Items by Hal Herring
As whitebark pines in the Northern Rockies succumb to pine beetles and blister rust, hardworking climbers defy gravity to collect pine cones from canopies to supply efforts to breed more resilient and resistant trees.
Carter Niemeyer's memoir Wolfer is the entertaining story of a government trapper who loves wildlife - especially serious predators like wolves.
A strategic miscalculation by environmental groups helped spur the delisting of gray wolves in Montana and Idaho.
Montana wildlife managers say the state's first wolf hunt has been a success -- for both the hunters and their prey.
Hunters and anglers fork out millions each year to support habitat. Isn't it time other green groups did the same?
Hal Herring relates the ugly story of how the Bush administration used its influence to try to kill a story about the impacts of energy development.
Hal Herring believes that Democrats should give up on gun control, not just for the sake of politics but because it’s the right thing to do.
Hal Herring believes that Democrats should give up on gun control –– in order to win in the West and because it’s the right thing to do.
The group Sportsmen for Fish and Wildlife has helped to protect a lot of Western land and wildlife – while doing its best to kill off as many predators as possible
The escape of 100 domestic elk from self-styled mountain man Rex Rammell’s Idaho game farm shows up the foolishness of the state’s permissive attitude toward the industry
The writer says the state's permissiveness toward game farms led to the current mess: Escaped elk threaten wild elk herds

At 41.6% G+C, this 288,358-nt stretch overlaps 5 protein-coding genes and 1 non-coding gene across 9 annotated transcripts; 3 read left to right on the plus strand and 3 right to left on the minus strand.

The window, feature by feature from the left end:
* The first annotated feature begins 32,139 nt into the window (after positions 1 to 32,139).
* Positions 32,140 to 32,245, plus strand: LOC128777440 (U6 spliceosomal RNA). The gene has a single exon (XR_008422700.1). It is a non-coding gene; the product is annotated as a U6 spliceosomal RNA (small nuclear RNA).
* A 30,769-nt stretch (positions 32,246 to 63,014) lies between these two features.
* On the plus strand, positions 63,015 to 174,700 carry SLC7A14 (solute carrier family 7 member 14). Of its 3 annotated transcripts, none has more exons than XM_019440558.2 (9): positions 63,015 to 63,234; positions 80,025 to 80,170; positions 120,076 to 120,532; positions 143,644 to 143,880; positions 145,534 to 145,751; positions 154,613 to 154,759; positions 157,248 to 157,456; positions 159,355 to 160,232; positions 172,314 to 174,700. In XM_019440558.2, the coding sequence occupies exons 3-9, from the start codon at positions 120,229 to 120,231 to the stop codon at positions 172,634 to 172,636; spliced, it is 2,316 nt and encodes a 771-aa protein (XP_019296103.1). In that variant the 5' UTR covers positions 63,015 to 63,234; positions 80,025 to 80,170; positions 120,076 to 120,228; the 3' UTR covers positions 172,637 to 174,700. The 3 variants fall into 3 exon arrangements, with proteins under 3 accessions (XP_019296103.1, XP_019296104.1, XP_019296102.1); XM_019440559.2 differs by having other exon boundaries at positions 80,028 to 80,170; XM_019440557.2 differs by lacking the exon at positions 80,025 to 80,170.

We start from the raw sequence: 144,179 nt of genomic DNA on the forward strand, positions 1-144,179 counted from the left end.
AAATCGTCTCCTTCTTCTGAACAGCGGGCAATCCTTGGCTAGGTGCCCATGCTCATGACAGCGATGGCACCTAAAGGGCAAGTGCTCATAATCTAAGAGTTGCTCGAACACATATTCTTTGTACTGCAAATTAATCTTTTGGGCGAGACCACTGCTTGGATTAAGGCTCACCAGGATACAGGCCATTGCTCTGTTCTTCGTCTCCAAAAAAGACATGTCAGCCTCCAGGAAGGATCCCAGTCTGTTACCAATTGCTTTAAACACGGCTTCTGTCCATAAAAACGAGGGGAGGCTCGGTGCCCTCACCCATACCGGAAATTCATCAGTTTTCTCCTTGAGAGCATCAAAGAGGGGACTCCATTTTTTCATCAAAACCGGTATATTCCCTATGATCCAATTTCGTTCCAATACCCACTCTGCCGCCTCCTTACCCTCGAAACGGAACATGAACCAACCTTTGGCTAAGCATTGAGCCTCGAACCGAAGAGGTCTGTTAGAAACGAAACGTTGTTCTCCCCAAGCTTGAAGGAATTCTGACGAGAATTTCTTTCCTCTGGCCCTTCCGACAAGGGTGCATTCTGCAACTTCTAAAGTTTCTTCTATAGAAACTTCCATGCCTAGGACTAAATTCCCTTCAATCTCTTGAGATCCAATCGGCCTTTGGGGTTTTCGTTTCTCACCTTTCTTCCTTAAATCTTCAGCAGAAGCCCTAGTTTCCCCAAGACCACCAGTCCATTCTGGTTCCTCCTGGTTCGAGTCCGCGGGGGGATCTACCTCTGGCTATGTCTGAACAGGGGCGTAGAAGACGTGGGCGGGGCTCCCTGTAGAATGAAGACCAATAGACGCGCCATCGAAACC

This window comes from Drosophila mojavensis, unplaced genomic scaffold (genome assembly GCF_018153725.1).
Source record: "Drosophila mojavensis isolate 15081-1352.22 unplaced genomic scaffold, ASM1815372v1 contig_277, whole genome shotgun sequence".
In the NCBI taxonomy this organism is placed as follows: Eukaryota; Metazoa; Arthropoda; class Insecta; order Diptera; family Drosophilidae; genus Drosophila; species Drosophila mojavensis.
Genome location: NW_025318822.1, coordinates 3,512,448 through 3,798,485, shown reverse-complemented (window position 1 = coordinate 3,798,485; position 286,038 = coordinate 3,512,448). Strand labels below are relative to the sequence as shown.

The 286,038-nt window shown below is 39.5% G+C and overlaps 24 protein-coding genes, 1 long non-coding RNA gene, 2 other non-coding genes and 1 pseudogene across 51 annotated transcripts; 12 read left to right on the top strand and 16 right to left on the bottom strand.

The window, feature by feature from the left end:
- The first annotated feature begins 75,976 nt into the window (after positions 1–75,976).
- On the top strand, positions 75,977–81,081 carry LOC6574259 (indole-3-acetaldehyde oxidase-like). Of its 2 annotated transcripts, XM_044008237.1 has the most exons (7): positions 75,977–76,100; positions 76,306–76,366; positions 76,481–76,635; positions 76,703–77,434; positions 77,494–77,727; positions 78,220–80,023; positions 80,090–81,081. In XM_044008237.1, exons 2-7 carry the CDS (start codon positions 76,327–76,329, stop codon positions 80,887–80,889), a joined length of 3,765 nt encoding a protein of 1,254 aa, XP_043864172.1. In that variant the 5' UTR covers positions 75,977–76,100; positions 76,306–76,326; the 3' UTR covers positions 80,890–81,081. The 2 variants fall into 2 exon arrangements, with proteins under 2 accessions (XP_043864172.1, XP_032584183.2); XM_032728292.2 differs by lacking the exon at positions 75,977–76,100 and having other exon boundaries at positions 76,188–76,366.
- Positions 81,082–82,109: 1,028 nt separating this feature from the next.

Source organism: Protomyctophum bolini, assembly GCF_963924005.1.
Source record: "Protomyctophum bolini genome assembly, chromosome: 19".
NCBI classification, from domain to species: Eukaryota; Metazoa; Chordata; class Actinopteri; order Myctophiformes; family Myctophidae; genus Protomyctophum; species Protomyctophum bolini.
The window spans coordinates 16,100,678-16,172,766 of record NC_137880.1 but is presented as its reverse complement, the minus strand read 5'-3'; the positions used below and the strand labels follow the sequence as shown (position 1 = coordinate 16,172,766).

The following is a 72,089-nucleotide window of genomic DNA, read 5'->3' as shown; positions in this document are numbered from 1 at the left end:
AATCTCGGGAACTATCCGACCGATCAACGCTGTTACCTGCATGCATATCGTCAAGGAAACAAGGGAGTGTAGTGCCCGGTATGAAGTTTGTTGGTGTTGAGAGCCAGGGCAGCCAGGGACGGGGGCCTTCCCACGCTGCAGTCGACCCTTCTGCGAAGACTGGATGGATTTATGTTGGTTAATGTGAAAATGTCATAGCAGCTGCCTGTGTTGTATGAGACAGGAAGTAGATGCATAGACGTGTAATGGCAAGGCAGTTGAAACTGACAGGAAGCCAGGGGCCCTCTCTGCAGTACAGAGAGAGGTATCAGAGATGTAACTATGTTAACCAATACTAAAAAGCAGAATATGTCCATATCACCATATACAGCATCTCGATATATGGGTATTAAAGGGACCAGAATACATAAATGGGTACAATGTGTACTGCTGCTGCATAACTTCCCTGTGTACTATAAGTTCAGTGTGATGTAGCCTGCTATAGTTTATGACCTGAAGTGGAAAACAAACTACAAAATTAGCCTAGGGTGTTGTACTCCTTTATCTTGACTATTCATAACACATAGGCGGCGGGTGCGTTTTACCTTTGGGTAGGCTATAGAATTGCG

The first bison hunt in 15 years was supposed to offer hope for a reasonable solution to Yellowstone’s ‘buffalo problem,’ but a lifelong hunter who watched it says the senseless slaughter continues
New Montana Gov. Brian Schweitzer has a wildly ambitious plan to solve Yellowstone’s problems with wandering bison and the brucellosis threat
In Coahuila, Mexico, the corporate colossus CEMEX is working to create a "Mexican Yellowstone" that would preserve the rich wildlife and wild country of the Sierra El Carmen.
In Colorado, Chronic Wasting Disease has spread from infected elk at the Elk Echo Ranch to seven elk ranch herds around the state, and some are afraid it could spread further and infect wild deer and elk.
In Arizona, Tonto National Forest bans recreational shooting on 81,000 acres of "urban interface," where the forest meets the burgeoning Phoenix-like cities.
With Chronic Wasting Disease appearing on elk farms, some have begun to question whether the unregulated trade in velvet antlers, used for Oriental and folk medicine, might expose people to a variant form of Creutzfeldt-Jacob disease.
In Montana, the sportsmen's group MADCOW - Montanans Against the Domestication and Commercialization of Wildlife - has put Initiative 143 on the ballot to end "canned hunting" on the state's elk ranches.
Doug Hawes-Davis' new video documentary, "Killing Coyote," goes inside the battle waged by humans against one of the most resilient predators, the coyote.
At the Kesler Game Farm near Philipsburg, Mont., 89 elk are destroyed because they have chronic wasting disease, and some Montana authorities fear game farms are helping to spread the deadly, mysterious disease.
The Crow Tribe plans to capture 550 elk that roam from its Montana reservation down into Wyoming, and critics say that the tribe's foray into game ranching is a plan to steal the public's wildlife.
Chronic wasting disease is slowly spreading among the West's deer and elk herds, and some fear that game farms are partly to blame for the transmission of the deadly disease.
Race-car driver Travis Panko's plan to build a race track on a ranch near Stevensville, Mont., has many of his Bitterroot Valley neighbors incensed.
The Yellowstone River is still the longest undammed river in the Lower 48, but miles of riprap on its banks lock the river into a channel that is more a rain gutter than a free-flowing river.